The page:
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What is Silent Grief?

Silent grief refers to a particular reaction to loss. Losing a spouse, having a miscarriage and losing someone to a sudden and tragic event can sometimes lead to this type of grief reaction. Individuals who mourn in silence sometimes isolate themselves; deny that anything is wrong; and, in some cases, quietly suffer from feelings of shame and guilt.

Each individual deals with loss in his own way. Anger, bargaining, denial and depression are commonly observed reactions to loss. Finally coming to terms with a loss often requires going through some or all of these stages of the grieving process. An individual who grieves in silence may be stuck in a state of denial or quiet depression. Without discussing his loss or dealing with the underlying emotions associated with his grief, it is more difficult to reach the acceptance stage.

Silent grief is more common in certain circumstances. A child whose mother has committed suicide might suffer from silent grief, secretly blaming himself for his mother’s death. A woman who has suffered a miscarriage might grow quiet due to despair or the feeling that no one can relate to her loss. Individuals who lose a loved one as a result of a tragic accident or violence might endure emotional shock that leads to suffering in silence.

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Some causes of silent grief are related to the way certain families and cultures approach the subject of loss. It may be that expressing sadness or holding on to negative, unresolved feelings toward the deceased is considered inappropriate. Family members might feel pressured to look and act happy and move on with life. In some cases, an unspoken time limit is placed on how long a person is allowed to mourn a loss.

Other factors that might perpetuate silent grief are pressures to replace the loved one. This might be in the form of marrying again, having another baby or filling up free time with activities that take the mind off of the loss. In some cases, this advice helps the mourner to move forward in life. In the case of unresolved feelings toward the deceased or the self, this approach is sometimes criticized as not addressing the real issues.

Experts often counsel those who have experienced a loss to talk about their feelings. Avoiding the subject and resorting to social isolation is generally considered an unhealthy way to deal with grief. Surrounding oneself with supportive and compassionate people who understand and are willing to listen is considered helpful. In cases in which these support systems do not exist, those dealing with silent grief are encouraged to seek professional counseling.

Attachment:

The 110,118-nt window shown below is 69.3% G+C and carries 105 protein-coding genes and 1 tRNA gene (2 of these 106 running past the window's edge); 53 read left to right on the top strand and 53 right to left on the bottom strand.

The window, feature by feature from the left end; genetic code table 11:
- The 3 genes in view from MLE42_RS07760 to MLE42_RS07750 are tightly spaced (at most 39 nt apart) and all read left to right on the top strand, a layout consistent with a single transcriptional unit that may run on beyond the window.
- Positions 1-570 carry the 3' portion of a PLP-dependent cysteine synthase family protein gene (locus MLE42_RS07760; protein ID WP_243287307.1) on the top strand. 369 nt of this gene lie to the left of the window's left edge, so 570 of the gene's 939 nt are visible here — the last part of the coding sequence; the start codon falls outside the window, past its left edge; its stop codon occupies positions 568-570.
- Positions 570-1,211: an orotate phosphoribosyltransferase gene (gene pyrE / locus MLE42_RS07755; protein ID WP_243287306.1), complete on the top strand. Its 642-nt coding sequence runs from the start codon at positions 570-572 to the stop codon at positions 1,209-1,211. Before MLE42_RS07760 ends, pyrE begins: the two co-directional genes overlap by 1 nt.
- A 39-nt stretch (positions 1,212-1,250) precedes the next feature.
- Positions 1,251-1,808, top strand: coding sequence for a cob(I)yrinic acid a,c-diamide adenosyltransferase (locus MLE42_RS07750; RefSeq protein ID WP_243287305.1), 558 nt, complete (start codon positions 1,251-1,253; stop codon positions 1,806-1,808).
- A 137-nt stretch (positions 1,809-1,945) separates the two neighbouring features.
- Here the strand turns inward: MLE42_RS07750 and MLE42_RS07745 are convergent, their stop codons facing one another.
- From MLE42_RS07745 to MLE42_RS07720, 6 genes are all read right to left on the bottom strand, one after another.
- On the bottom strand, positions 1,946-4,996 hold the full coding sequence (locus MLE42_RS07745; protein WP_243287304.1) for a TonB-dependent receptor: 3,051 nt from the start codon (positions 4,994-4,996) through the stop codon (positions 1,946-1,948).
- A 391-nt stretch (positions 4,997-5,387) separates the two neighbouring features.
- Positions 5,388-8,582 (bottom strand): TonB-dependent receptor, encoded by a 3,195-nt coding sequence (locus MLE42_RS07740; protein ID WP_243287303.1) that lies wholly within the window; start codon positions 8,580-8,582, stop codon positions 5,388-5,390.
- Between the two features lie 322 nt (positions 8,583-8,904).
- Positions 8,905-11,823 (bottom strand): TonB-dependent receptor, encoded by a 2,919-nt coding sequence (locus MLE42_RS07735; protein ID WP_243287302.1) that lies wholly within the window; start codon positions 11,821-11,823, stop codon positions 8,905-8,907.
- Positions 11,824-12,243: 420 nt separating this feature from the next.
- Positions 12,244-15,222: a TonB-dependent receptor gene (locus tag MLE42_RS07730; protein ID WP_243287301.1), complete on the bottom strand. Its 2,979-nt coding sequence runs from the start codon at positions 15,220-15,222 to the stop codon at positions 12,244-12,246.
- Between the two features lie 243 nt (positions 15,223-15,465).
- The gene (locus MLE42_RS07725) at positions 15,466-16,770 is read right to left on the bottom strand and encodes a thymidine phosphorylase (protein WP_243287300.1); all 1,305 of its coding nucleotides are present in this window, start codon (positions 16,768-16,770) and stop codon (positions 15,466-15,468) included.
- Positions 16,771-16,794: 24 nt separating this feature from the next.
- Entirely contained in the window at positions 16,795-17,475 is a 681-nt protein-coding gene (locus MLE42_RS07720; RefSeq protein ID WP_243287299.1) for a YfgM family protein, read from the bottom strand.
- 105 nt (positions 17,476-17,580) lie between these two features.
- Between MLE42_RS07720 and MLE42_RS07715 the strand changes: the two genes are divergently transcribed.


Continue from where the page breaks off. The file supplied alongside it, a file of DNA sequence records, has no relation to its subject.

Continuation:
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Discuss this Article

Wisedly33
Post 2

My maternal grandmother killed herself a couple of years before I was born. In that time, people didn't get counseling, suicide was shameful, you didn't talk about it and you just "got on with it."

My dad's side of the family, fortunately, supported Mom in her grief and allowed her to express it. With her family though, the grief was largely silent.

Because my mom didn't get the grief counseling she needed, she pushed all that emotion down inside and it came out in fits of rage and now, guilt that she could have done something. Silent grief is awful.

Scrbblchick
Post 1

Silent grief usually does depend on either the individual or the culture. Some people just have a lot of trouble expressing intense, personal emotions, and they naturally grieve silently. Friends and family members should let the person know they are available if the person needs someone, but should try not to push it, unless it is necessary.

When someone is grieving over a loss that is either culturally wrong (as is suicide in some cultures) or comes from a culture where expressions of grief are frowned upon, this person many never fully recover from the grief process and may need a lot of encouragement to seek counseling so he or she can understand that grieving is natural and appropriate.

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